Bubbie is the Yiddish word for Grandmother. It is a term of endearment and to this day I know not a soul who embodies the old school Bubbie tradition quite like mine. But then again, I think everyone believes their Bubbie is the cutest. Mine though people, is really cute. And if you sit with her long enough to really start talking she is a wealth of wisdom, comedy, and unmatched strength.
Bubbie was quite the cook in her day and she called all of us in the family her best costumers. In fact her food was so good that my uncle used to sell some of her items like chopped liver, kugel, and gifilte fish in his Jewish deli. People all around Baltmore used to look for Minnies chopped liver. The item was so epic it was considered a poetic symphony of Jewish eating delight, much like the chef herself.
When I was young and before it was trendy to be gluten free, dairy free, soy free and the like, I would eat all the food she made. I ate all her cooking because I loved it and I loved her. I always felt nourished by her without thinking twice. As I grew into my teens and began to see my family in more of a stark broad daylight, I was less able to tolerate some of her foods. I became more controlling over what I chose to consume and I believe accepting and rejecting food was one of the ways I did that.
I became vegan, watched my sugar intake, stopped eating carbs and in general became the one in the family rejecting the foods of our family. But rejecting the family cooking was synonymous with rejecting the family. I think I had to do this for my own sanity and growth. But that time did not come trouble and pain free. In fact quite the opposite. I was heart broken that I felt that in order to find myself I had to reject my family and of all people Bubbie.
People have a whole vast array of relationships with their grandparents. I certainly was not close with my Grandfather the way I was with Bubbie. I never had a nanny so if my parents couldn’t take care of me I got sent to Bubbie’s. So basically she helped raise me as much as my parents, but of course she never reprimanded me. She only every fed me delights and told my I had a shena punim (which means pretty face). Her support was unending but I felt like as I grew into my later teens and twenties she started to loose me because I was changing. I was defiant because that’s what you do at 18. It was hard to move to college and be away from her and the guilt was consuming.
Bubbie could never quite understand why it was that I wouldn’t eat her food anymore. I think on some level she felt disappointed she could not connect with me in the same way as we once had. After all, when I moved to college our relationship drastically changed. I used to talk to her almost everyday and see her at least once if not twice a week. This then became weekly phone calls, which became monthly phone calls, which became bimonthly phone calls, which became three visits a year. More recently I have been trying to call her more, even if she only stays on the phone for a few minutes.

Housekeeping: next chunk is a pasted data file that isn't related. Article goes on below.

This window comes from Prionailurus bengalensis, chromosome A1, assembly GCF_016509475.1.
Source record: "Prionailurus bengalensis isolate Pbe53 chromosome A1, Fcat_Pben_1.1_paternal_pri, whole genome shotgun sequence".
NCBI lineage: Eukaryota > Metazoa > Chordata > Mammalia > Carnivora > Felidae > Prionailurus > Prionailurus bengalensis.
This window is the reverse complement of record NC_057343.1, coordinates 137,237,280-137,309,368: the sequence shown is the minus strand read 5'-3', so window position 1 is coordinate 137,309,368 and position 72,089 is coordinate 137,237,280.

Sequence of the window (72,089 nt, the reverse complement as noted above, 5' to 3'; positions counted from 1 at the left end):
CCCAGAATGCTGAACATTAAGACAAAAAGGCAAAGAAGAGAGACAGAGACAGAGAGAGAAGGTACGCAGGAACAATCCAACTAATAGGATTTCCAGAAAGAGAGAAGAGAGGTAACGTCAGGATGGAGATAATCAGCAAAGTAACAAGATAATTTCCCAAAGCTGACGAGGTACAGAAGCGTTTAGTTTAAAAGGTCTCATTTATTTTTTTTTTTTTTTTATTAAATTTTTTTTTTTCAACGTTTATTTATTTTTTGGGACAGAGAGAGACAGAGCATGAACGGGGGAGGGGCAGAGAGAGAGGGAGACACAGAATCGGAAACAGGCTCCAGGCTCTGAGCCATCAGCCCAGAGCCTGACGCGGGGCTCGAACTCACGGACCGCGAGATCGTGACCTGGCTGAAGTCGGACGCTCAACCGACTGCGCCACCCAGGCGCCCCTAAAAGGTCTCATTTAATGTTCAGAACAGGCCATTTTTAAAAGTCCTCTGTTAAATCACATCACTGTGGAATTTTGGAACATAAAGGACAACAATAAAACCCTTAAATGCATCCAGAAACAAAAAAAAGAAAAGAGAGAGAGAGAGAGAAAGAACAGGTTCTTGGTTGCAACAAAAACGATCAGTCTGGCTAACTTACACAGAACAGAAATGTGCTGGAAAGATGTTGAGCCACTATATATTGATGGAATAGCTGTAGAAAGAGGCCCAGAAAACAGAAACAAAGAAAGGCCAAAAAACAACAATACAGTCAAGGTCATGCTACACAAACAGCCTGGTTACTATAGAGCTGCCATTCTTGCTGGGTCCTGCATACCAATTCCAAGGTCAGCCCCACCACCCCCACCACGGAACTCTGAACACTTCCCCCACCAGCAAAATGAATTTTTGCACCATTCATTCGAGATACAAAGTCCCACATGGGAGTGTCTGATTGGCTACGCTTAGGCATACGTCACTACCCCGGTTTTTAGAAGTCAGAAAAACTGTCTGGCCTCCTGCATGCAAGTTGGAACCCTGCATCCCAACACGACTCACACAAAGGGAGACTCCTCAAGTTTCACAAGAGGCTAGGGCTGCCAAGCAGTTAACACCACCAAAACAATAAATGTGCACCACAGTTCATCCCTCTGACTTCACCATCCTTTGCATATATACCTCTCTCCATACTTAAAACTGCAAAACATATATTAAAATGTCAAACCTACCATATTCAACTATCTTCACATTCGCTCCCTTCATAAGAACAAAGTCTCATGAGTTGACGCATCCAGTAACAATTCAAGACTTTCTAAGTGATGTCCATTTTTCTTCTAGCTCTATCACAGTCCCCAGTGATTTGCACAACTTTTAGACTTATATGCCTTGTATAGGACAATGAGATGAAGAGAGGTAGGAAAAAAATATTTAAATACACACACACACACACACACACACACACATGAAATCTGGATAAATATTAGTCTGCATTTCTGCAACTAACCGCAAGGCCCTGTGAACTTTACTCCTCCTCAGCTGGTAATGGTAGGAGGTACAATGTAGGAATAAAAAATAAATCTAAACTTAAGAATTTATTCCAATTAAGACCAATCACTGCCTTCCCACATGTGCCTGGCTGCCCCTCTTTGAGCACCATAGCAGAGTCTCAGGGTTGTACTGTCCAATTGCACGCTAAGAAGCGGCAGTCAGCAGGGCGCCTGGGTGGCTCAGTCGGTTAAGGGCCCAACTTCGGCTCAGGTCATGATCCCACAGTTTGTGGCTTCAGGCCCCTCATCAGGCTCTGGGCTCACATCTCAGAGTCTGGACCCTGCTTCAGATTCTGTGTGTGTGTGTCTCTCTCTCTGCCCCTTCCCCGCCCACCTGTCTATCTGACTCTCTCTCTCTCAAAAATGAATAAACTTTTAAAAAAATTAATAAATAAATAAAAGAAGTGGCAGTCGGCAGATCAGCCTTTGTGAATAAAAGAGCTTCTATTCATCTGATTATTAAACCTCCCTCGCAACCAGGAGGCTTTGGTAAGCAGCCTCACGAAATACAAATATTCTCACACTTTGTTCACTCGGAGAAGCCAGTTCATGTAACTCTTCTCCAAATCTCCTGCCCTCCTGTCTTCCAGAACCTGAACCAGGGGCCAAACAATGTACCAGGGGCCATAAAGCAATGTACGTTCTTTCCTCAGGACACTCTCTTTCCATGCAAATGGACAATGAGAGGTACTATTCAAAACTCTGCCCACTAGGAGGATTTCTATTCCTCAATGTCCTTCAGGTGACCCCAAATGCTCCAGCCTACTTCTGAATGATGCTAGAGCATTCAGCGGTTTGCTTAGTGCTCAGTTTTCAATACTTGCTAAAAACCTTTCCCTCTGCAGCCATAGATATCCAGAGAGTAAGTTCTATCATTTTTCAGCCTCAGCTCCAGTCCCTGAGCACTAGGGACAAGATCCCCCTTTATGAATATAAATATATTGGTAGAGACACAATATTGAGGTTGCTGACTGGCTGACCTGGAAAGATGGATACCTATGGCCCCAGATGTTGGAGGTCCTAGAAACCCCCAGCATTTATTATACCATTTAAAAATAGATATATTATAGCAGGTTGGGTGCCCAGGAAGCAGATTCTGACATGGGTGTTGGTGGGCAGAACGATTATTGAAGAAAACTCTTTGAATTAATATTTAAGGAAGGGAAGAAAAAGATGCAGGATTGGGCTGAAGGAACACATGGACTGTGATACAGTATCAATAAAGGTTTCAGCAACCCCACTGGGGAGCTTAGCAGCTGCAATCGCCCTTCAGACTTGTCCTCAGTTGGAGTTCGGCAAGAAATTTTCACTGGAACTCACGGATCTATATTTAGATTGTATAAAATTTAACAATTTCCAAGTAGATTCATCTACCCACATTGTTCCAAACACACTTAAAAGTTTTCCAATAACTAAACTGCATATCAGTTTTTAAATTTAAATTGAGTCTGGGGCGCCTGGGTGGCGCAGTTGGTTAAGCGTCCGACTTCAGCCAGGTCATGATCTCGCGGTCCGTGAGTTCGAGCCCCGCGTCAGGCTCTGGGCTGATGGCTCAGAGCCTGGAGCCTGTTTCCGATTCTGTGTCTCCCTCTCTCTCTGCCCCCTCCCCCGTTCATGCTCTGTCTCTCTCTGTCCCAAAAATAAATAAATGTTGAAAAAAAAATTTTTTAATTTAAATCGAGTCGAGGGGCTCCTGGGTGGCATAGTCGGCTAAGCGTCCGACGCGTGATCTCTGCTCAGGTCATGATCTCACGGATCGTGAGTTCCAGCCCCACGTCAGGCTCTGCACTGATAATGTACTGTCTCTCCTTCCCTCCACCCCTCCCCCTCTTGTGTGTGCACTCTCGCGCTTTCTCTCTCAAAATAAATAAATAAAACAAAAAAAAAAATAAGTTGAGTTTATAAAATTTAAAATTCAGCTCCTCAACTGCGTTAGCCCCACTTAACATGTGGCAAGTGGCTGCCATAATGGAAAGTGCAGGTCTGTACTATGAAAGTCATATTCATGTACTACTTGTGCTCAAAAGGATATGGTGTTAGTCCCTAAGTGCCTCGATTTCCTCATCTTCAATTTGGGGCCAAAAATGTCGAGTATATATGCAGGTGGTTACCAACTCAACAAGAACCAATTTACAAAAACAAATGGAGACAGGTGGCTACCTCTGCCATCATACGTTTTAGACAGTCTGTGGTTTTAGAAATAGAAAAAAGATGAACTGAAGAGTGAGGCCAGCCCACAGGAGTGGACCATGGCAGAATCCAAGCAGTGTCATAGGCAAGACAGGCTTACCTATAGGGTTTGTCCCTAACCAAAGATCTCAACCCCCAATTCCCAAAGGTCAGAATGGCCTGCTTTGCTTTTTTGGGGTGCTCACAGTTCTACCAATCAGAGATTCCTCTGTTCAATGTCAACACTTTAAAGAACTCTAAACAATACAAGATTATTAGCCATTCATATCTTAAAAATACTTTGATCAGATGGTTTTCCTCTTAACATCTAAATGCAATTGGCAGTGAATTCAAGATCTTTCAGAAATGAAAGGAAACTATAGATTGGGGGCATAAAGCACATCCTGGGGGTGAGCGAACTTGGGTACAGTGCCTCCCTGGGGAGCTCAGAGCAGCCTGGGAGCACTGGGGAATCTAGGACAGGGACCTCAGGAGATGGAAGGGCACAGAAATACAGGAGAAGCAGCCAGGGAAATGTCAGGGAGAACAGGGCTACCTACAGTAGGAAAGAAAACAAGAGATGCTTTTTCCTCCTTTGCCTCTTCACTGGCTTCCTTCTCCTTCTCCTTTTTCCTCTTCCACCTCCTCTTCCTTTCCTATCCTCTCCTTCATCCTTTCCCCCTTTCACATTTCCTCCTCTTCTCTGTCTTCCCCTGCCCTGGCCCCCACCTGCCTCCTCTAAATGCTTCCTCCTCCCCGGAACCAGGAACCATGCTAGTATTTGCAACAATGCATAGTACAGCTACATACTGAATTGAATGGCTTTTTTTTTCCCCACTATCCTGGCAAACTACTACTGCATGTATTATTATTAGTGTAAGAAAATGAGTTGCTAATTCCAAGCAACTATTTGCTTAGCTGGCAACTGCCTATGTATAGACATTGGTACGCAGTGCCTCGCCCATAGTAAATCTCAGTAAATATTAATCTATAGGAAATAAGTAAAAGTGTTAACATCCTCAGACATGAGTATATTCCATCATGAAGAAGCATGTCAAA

Bubby is hard of hearing, and refused to get a hearing aid after all these years and she is pretty good at reading lips. But it is hard to read lips through the telephone. She sort of just asks me if the weather is good, if I feel okay, if I am done with school, and if still teach people to bend in half. (which is her understanding of yoga which is of course partly true). I have come to earn that even thought the three to five minute conversation might not be that satisfying for me, it is for her.
For her to hear my voice and have me tell her I am alright and happy and for her to know I am thinking of her, is enough. She always ends the call with profusely thanking me for calling her.
"thank you, Livia. Thank you dear for calling. Thank you so much for calling sweetheart."
This without fail brings tears to my eyes every time we say goodbye. My parents tell me when I call her it makes her day.
For many years I felt a tremendous weight and guilt for moving away from Bubbie. I felt like she would never understand how and why I couldn’t live in Baltimore anymore. Still when we end our brief phone conversations I feel that twinge in my side of wishing I could live there for her. She gave me so much I wish there was something I could give her.
One day when I was visiting a while ago, I expressed how I felt badly I lived so far away. She looked me in the eye and said in her distinctive polish accent “Vell, I only want you to be happy. You have to do what makes you happy. Then I am happy.” So it is hard to be so far away. I know she wishes sometimes it was like the old days and we could all be together. But Bubbie was never one to stop me from following a dream and so she has smiled and sent me on my way for a long time now.
What brings me closer to her in our distance nowadays is when I cook in her vein. I have perfected the art of the kugel and although I still am gluten free, soy free, dairy free, egg free. Whenever I make it, I always have a little piece. Guess what? The allergic responses I have to those food items doesn’t really come into play as intensely when I eat the food that was made with such love, care and devotion.
Kugel might not be good for your waistline or your cholesterol, but it is health food for the soul.